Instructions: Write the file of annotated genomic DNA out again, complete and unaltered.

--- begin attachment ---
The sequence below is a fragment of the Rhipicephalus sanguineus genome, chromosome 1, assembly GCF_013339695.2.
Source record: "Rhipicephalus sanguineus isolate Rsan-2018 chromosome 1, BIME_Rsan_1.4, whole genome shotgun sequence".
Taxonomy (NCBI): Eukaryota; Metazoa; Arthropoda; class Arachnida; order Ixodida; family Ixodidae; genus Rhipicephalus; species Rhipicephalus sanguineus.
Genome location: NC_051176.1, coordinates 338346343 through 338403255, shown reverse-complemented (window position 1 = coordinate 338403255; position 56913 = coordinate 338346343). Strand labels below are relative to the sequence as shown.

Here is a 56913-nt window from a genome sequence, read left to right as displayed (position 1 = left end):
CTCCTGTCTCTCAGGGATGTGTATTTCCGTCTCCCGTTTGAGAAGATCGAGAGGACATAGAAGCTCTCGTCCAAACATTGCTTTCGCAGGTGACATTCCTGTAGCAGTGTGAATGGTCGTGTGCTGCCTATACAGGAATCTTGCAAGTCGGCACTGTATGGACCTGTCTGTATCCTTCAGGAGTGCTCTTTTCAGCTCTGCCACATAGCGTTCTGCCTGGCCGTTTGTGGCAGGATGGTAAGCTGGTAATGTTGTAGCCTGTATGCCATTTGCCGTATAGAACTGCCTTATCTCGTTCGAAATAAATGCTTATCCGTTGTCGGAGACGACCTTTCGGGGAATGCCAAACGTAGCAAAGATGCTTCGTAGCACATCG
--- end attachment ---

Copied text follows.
The sequence below is a fragment of the Rhipicephalus sanguineus genome, chromosome 1, assembly GCF_013339695.2.
Source record: "Rhipicephalus sanguineus isolate Rsan-2018 chromosome 1, BIME_Rsan_1.4, whole genome shotgun sequence".
Taxonomy (NCBI): Eukaryota; Metazoa; Arthropoda; class Arachnida; order Ixodida; family Ixodidae; genus Rhipicephalus; species Rhipicephalus sanguineus.
Genome location: NC_051176.1, coordinates 338346343 through 338403255, shown reverse-complemented (window position 1 = coordinate 338403255; position 56913 = coordinate 338346343). Strand labels below are relative to the sequence as shown.

Here is a 56913-nt window from a genome sequence, read left to right as displayed (position 1 = left end):
CTCCTGTCTCTCAGGGATGTGTATTTCCGTCTCCCGTTTGAGAAGATCGAGAGGACATAGAAGCTCTCGTCCAAACATTGCTTTCGCAGGTGACATTCCTGTAGCAGTGTGAATGGTCGTGTGCTGCCTATACAGGAATCTTGCAAGTCGGCACTGTATGGACCTGTCTGTATCCTTCAGGAGTGCTCTTTTCAGCTCTGCCACATAGCGTTCTGCCTGGCCGTTTGTGGCAGGATGGTAAGCTGGTAATGTTGTAGCCTGTATGCCATTTGCCGTATAGAACTGCCTTATCTCGTTCGAAATAAATGCTTATCCGTTGTCGGAGACGACCTTTCGGGGAATGCCAAACGTAGCAAAGATGCTTCGTAGCACATCG